After the first brew comes out, it becomes an addiction… that’s what most new brewers report and soon after that the next question is, how can I brew more??

Some opt for the frequent brewing method…

Basically, as soon as the current batch is done fermenting and transferred to a secondary or bottled, they have another batch boiling…

Now that’s all good, but if you don’t have time, then you may want to cut down on the frequency and double up on your brewing size… 10 gallon batches instead of 5.

That was a question I came across a couple days ago. A home brewer figured that all they needed to do was double everything… double the ingredients, double the boiling times…

But that wasn’t the main problem… the main problem was that he only had the same pot he used to brew his five gallon batches and was wondering if he could boil 3 gallons with all the ingredients and then dilute to 10 gallon batches split in two carboys..

Wrong…

That would really mess up a brew…

First off, if you are using 6-8 pounds in 3 gallons of water that’s already a high gravity wort. Stuffing double that amount into 3 gallons would make it an uber high gravity wort. What that means is that you won’t get the same amount of bitterness out of hops and therefore will get a very malty tasting beer.

Also, by having such a high concentrated wort during the boil, you’ll increase your maillard reactions…

The reality is that a beer should ideally be boiled in it’s complete size… meaning you should boil all 5 gallons in a five gallon batch… reason why this is not possible in most cases it’s because some electric stoves don’t have the power to handle such task…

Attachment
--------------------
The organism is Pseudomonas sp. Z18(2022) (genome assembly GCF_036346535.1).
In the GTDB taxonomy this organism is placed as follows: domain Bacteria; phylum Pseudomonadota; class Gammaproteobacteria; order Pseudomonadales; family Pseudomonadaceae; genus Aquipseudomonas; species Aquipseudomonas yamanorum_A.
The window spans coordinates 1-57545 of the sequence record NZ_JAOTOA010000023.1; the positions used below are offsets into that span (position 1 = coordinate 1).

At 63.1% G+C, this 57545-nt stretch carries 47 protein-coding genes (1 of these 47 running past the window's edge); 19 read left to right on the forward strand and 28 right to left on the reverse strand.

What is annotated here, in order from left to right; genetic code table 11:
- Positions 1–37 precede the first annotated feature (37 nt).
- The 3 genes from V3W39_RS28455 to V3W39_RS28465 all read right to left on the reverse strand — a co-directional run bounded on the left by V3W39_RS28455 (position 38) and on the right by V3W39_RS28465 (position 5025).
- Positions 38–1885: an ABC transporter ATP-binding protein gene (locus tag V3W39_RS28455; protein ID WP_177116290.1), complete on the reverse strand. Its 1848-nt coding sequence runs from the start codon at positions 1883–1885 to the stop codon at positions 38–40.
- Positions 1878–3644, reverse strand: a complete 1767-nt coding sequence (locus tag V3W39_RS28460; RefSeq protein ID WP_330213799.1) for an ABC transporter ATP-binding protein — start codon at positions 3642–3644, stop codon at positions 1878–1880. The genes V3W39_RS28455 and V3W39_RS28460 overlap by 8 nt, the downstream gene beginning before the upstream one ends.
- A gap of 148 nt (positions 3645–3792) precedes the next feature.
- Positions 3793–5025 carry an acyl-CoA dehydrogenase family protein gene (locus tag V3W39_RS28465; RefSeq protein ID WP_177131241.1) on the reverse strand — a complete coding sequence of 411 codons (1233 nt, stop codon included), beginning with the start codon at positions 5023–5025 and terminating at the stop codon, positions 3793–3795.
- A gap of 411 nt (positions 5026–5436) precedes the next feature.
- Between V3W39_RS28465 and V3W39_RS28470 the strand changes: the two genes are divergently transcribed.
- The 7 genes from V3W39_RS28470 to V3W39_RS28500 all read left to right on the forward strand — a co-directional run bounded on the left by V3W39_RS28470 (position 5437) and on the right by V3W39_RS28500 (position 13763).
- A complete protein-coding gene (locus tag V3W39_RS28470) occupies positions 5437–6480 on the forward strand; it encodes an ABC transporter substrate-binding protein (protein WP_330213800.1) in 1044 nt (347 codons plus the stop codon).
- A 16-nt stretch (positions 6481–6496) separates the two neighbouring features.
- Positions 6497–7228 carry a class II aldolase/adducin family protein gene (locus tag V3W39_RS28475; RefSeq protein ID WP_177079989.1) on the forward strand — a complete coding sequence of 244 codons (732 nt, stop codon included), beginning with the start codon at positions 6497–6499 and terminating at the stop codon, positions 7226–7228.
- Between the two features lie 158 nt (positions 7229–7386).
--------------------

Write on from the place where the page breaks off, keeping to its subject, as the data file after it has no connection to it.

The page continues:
If you have a recipe and brew a good 5 gallonĀ  batch by boiling only 3 gallons, then doubling the batch size without changing the recipe means you’ll have to boil 6 gallons and then dilute.

Boiling times should remain the same (60 minutes) and ingredients will need to be doubled.

6 Gallons of wort would more than likely not be boiled well in an electric stove… chances are you’ll need to cook on gas…

Also, the hop schedule will need to remain the same… 60 minute hops remain 60 minute hops and not 120 minute hops just because you doubled the size of your batch…

If you don’t have a gas stove or other equipment to boil a good 6 gallon wort, then you may need to opt for method number 3…

Split your boil in two… Yep, it will take longer unless you have two pots and boil them at the same time… it’s a bit more management trying to keep the boils steady and stirring bot pots, but it is an alternative to boiling 6 gallons or increasing the frequency of your brewing…

If I were to double up on my batch size, that’s how I would do it until I get more equipment and bigger pots or kettles…


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